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Date: Mar 01, 2013
Prof. Receives American Musical Instrument Society’s Highest Honor
Hofstra University, Hempstead, NY … Dr. William E. Hettrick, Hofstra University professor of music , has been named the recipient of the 2013 Curt Sachs Award, the highest honor bestowed by the American Musical Instrument Society (AMIS). Named for a great American scholar who contributed much to the field of organology, the award recognizes lifetime scholarly achievement and service to AMIS. Dr. Hettrick will be recognized at the AMIS’s annual meeting this spring in Williamsburg, VA.
Dr. Hettrick joined the Hofstra faculty in 1968. From 1994 to 1995 he was chairman of the Department of Music, and he has also served as acting chairman and associate chairman. For forty-four years he has directed the Hofstra Collegium Musicum, an organization of students, alumni, and community members dedicated to the performance of repertoire from the heritage of early music. Consisting of a chorus and several ensembles of historical instruments, the Collegium presents a concert off-campus in the fall semester and appears in Hofstra's annual Shakespeare Festival every spring. He also directs the degree program (B.S. in Music) in music history.
Dr. Hettrick served for seven years as editor of the Journal of the American Musical Instrument Society, and as editor of the AMIS newsletter. He served as president of the AMIS for four years, has been a member of various committees, and has delivered many papers at annual meetings, most recently on the American piano industry. At the organization’s annual meeting (May 30–June 1, 2013), where Dr. Hettrick will receive the award, he is scheduled to present a paper: “’Movin’ On Up’: The Great Migration of Piano Factories to Harlem and the Bronx, New York, in the Period from 1880 to 1930.” The paper is based on a walking tour of former piano factories in the Mott Haven section of the Bronx that he gave last year to AMIS members.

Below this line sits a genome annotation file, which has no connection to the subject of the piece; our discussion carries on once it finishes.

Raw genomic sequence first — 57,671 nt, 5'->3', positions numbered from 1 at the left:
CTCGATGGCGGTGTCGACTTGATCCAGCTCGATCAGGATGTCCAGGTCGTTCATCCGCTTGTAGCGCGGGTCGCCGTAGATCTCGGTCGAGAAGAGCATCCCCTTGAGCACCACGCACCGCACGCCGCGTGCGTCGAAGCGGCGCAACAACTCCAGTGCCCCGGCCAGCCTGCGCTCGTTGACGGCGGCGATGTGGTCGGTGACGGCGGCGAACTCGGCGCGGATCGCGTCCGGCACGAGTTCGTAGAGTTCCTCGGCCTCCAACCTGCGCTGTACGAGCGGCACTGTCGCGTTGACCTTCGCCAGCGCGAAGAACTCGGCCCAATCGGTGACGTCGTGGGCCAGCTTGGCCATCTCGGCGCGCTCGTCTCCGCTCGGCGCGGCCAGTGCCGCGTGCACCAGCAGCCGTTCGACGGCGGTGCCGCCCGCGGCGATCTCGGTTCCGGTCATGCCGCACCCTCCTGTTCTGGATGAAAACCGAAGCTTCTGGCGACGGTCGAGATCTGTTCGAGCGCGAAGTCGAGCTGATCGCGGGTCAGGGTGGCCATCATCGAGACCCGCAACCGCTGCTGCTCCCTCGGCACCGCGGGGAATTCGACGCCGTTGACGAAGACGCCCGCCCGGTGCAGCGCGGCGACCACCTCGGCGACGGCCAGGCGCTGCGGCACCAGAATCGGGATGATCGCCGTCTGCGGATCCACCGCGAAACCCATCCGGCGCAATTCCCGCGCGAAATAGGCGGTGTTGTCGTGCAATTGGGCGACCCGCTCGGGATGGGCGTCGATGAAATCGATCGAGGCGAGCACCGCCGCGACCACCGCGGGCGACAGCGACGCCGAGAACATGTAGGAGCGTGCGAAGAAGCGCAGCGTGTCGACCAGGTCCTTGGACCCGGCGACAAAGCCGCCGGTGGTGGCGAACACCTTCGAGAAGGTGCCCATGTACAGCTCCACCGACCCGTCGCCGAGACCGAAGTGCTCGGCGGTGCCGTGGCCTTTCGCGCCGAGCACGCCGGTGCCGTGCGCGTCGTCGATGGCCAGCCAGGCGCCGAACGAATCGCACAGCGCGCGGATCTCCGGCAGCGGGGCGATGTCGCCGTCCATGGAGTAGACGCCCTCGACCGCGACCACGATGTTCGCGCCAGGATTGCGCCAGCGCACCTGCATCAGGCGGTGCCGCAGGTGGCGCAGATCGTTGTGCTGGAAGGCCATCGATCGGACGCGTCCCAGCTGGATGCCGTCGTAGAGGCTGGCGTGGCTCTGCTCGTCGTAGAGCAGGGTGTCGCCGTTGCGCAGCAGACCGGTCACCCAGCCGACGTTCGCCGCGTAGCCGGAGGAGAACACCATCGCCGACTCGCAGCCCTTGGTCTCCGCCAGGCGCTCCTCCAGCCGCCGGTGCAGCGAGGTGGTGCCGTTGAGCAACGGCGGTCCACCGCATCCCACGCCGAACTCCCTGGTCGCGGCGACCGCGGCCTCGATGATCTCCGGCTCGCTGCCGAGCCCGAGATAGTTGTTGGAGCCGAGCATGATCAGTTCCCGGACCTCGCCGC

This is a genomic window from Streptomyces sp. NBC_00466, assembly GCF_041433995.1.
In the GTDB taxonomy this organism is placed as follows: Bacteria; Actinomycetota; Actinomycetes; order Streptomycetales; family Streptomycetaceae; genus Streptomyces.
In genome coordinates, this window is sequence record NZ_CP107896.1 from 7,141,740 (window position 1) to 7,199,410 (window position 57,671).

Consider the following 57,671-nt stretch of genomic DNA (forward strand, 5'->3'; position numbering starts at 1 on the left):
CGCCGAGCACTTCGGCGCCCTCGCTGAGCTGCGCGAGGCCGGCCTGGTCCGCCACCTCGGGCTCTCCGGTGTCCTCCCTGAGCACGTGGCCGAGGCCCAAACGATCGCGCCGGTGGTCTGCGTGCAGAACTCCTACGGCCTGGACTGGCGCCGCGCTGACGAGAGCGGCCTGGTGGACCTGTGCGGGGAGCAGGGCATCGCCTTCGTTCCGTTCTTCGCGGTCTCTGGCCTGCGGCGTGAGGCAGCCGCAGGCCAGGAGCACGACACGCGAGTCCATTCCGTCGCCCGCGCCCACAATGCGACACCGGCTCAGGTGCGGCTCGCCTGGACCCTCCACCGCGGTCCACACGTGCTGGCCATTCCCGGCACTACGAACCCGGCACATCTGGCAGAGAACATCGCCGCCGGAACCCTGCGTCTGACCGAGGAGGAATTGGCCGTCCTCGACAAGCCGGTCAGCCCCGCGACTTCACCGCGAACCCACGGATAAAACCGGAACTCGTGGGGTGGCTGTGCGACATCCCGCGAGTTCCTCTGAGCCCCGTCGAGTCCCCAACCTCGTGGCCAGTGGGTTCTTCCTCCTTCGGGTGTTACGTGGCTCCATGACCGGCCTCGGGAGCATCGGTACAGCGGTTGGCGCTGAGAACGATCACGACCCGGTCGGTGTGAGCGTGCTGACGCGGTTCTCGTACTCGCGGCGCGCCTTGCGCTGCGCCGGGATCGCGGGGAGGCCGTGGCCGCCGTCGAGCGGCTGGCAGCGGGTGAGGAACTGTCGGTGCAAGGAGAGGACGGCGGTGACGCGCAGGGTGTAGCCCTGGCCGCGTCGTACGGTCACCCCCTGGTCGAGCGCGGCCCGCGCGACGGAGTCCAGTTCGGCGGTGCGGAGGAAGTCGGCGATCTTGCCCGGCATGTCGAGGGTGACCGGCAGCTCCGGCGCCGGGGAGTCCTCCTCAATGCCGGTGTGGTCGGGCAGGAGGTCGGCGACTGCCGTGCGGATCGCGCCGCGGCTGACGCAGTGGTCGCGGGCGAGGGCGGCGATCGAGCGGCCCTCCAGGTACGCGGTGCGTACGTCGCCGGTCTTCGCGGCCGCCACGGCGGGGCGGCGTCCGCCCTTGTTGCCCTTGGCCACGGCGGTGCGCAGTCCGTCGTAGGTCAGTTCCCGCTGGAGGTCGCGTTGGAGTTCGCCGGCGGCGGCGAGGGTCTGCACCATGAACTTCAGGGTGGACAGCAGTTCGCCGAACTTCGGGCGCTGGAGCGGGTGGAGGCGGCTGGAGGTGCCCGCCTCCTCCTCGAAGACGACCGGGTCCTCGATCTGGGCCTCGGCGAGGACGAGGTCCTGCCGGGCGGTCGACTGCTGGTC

Dr. Hettrick has been widely published in scholarly journals and encyclopedias. He has served as author and editor of a number of books, including The “Musica instrumentalis deudsch” of Martin Agricola: A Treatise on Musical Instruments, 1529 and 1545 (Cambridge: Cambridge University Press, 1994). He has also published several critical editions of Selected German Works by the 19-century Austrian composer and conductor Johann Herbeck (Middleton, Wis.: A-R Editions, Inc.).
Hofstra University is a dynamic private institution of higher education where more than 11,000 full and part-time students choose from undergraduate and graduate offerings in liberal arts and sciences, business, communication, education, health and human services, honors studies, a School of Engineering and Applied Science, a School of Law and the Hofstra North Shore-LIJ School of Medicine.